Putting Time in Perspective

Each one shows a period of time, then "zooms out" to look at another period. It goes from one day all the way up to the birth and death of the universe (as it's commonly understood now).

All those very important events, inventions, ideas are just the most recent moments in our very long history. So, you know, you might want to allow for the possibility you might be wrong about something. It wasn't that long ago our ancestors thought they knew what was going on--even though they couldn't speak or make fire. (And not too far before that their ancestors were first poisoning the atmosphere with oxygen through photosynthesis).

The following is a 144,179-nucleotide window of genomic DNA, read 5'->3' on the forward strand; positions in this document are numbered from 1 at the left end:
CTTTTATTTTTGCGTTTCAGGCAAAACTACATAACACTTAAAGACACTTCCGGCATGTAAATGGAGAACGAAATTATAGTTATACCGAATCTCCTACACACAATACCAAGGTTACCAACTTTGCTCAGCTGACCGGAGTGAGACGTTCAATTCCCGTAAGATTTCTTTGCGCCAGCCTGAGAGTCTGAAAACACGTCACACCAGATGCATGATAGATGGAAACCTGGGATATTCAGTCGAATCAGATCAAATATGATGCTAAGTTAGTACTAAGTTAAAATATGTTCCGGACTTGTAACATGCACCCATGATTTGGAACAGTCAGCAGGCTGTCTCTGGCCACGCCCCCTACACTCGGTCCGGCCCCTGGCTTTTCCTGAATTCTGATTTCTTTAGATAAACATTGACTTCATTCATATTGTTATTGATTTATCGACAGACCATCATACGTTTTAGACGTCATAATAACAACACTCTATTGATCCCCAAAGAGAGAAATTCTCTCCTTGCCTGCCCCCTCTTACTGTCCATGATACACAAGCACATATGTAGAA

I've just completed an online course in Songwriting. It was fantastic. Like all good classes, the material expands to apply to much more than just songs. The instructor spotlighted lots of concepts that translate well to fiction writing--ratcheting up the drama through instability, rhythm of language, the three act structure (as three verses in this case), and much more. The instructor was Pat Pattison from Berklee College of Music and he started off--BOOM--with Aristotle! How can classic Greek ideas on art not be helpful to those struggling to create it in the Twenty-First Century?

Aristotle - Art Analyst
The idea Mr. Pattison hit us with, and which hung around the course start to finish, was that of unity. Everything must work together to serve the purpose of the work. In songwriting, lyrics, point of view, rhyme scheme, verse-chorus structure, melody, chords--everything must work together toward common purpose. In writing, you could make a similar list--characters, plot, theme. In fact, all three of those belong in songwriting too. There are many areas of overlap.